How to ArticlesWhen starting out in coloured pencils it can be a bit daunting deciding when to use which technique with layering, burnishing and solvent.

This article is the first in a 4 part series which covers the Why, How and When of layering, burnishing and solvent as well as a few of my own Tips to pass on as we go along.

If you are just starting out in coloured pencils, let me start by assuring you that the more you create and experiment – the easier it will get to  instinctively know when to use which technique and more importantly which one you prefer to use.
I encourage you to experiment with what YOU like to do. If something doesn’t work for you or you dont feel it works, then don’t do it. I feel it is important to give it a go try it out and be open to new ways of doing things but its also ok to push aside the “typical” way of doing things and come up with your own process.

So, enough of the pep talk, onto the information..

Starting with the basics – What is layering?

Layering is the process of gradually adding a “layer” of coloured pencil over another.  Some artists (including myself) use many layers (up to 20-30 layers ) over their whole artwork, others will only use 4-5 layers.

Video demonstrating applying layers.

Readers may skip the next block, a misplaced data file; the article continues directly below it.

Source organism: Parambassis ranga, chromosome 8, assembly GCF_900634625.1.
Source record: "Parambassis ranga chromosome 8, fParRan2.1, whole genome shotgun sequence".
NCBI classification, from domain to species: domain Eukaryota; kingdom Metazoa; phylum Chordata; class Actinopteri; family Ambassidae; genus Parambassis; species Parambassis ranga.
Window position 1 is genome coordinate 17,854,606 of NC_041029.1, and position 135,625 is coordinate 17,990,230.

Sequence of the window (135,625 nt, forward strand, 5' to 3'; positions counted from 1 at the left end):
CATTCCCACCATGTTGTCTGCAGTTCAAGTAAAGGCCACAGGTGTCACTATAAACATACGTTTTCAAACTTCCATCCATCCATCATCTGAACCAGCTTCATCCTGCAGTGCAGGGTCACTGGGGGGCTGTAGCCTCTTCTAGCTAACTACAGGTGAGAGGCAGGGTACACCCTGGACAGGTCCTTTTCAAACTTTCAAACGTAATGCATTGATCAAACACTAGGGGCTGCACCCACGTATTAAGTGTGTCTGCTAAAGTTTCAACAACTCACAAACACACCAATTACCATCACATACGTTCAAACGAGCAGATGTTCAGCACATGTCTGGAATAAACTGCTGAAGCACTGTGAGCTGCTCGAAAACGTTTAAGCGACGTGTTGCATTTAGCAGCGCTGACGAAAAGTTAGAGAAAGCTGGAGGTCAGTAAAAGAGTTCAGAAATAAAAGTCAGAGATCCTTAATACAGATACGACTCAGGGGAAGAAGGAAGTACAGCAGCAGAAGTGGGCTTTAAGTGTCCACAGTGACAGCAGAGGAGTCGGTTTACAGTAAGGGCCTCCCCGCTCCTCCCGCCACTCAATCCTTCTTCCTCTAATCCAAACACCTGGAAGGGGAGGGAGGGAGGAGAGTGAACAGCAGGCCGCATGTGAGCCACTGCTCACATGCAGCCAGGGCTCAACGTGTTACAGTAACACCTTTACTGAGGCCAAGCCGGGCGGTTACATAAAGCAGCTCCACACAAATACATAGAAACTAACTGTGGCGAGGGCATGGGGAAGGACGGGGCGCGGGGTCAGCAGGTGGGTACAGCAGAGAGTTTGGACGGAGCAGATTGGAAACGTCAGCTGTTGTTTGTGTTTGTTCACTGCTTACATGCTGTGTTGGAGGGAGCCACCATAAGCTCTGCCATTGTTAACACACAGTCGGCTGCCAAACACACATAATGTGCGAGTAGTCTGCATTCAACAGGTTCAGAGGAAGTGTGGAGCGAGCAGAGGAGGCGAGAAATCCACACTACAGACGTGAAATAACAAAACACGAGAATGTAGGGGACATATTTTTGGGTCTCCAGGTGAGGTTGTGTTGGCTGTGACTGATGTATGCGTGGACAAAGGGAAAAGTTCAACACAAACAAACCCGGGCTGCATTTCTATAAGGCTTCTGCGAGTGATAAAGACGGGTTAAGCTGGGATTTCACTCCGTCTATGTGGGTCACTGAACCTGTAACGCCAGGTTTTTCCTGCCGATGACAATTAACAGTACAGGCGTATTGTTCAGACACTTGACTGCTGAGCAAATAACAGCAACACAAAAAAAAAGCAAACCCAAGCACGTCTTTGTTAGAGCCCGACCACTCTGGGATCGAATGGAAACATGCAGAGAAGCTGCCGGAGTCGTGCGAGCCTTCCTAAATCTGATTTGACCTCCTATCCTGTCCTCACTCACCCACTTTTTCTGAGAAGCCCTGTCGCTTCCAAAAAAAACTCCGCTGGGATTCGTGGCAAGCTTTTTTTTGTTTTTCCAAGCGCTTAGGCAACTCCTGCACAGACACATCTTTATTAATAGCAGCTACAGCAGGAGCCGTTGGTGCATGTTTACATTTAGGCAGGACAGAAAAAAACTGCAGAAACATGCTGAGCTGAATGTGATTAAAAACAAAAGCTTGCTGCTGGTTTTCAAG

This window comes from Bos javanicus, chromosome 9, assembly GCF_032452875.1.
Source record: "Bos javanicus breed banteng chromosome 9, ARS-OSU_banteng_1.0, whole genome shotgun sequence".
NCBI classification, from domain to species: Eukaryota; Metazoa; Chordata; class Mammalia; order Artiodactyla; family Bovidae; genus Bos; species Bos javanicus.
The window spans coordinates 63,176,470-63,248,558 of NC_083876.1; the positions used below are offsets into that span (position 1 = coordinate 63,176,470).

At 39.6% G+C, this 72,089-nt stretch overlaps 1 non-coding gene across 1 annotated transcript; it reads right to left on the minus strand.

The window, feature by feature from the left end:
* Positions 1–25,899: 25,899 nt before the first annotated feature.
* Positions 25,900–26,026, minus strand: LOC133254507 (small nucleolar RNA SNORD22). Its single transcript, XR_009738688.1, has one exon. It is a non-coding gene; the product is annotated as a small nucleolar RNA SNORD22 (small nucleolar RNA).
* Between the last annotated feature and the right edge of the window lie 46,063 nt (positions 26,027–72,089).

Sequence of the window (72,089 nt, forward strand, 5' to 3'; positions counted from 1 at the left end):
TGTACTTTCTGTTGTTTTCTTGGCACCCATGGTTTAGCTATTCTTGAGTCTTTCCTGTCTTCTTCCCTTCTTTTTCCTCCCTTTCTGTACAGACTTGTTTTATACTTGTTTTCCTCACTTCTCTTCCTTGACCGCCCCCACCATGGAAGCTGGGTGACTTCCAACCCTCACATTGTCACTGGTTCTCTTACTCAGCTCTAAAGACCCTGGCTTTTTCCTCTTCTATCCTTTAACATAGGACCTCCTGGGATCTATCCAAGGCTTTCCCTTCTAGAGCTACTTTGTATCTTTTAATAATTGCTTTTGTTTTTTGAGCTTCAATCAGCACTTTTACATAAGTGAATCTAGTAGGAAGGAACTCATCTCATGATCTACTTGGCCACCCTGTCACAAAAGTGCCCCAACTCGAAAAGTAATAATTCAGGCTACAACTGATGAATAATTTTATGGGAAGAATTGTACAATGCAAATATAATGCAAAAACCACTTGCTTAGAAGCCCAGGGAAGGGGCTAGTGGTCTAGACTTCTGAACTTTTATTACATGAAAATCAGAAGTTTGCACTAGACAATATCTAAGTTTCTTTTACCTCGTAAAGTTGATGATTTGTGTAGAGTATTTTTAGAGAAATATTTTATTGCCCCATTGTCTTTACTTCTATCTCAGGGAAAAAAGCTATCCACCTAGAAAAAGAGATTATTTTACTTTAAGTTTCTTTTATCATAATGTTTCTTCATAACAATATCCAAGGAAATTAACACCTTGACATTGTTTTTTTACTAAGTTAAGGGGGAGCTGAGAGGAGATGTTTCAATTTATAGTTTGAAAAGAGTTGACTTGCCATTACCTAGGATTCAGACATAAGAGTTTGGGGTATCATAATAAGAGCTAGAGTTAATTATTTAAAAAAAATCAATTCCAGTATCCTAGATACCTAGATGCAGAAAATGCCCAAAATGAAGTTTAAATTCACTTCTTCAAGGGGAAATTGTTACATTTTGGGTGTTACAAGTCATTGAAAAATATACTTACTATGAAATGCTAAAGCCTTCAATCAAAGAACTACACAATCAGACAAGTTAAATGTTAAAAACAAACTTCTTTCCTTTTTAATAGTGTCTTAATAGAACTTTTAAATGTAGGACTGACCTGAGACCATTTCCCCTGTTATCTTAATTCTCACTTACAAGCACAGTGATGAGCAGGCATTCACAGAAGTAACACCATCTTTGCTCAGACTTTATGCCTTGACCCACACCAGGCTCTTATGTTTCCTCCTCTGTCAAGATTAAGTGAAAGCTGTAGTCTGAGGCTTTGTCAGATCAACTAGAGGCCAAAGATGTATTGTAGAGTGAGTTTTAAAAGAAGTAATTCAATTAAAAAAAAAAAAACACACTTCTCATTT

Why do it?

Coloured pencils will always mix with the previous layer / colour underneath,  so layering is a way of building vibrant, rich colours as well as mixing colours to achieve the colour you want.

How to do it?

Using a sharp pencil cover an area of your paper (or support) with pencil then cover that same area again either with the same or different colour. Depending on your preference you can either do this in a fast way where you pencil is not lifted off the paper, or for a more even coverage slow your strokes down and lift you pencil (or change colours) and go over the area again.

When to do it?

Always 🙂 You will get much richer colours by using a lighter touch and adding more layers than you will if you press hard with less layers.

Video demonstrating turning your pencil and using circular strokes for your layers.


  • The number of layers will depend on what support you are using. for example if you are working on a sanded paper you will get less layers than you might on paper.
  • If you are using your layers to mix colours but are not sure which colours to use, do small squares or circles of colour to test out your colours.
  • Using a sharp pencil and a light touch will allow you to put more layers down. – Pressure of 2-3 with (5 being the hardest you can press).

Thats it for our first part which is layering.


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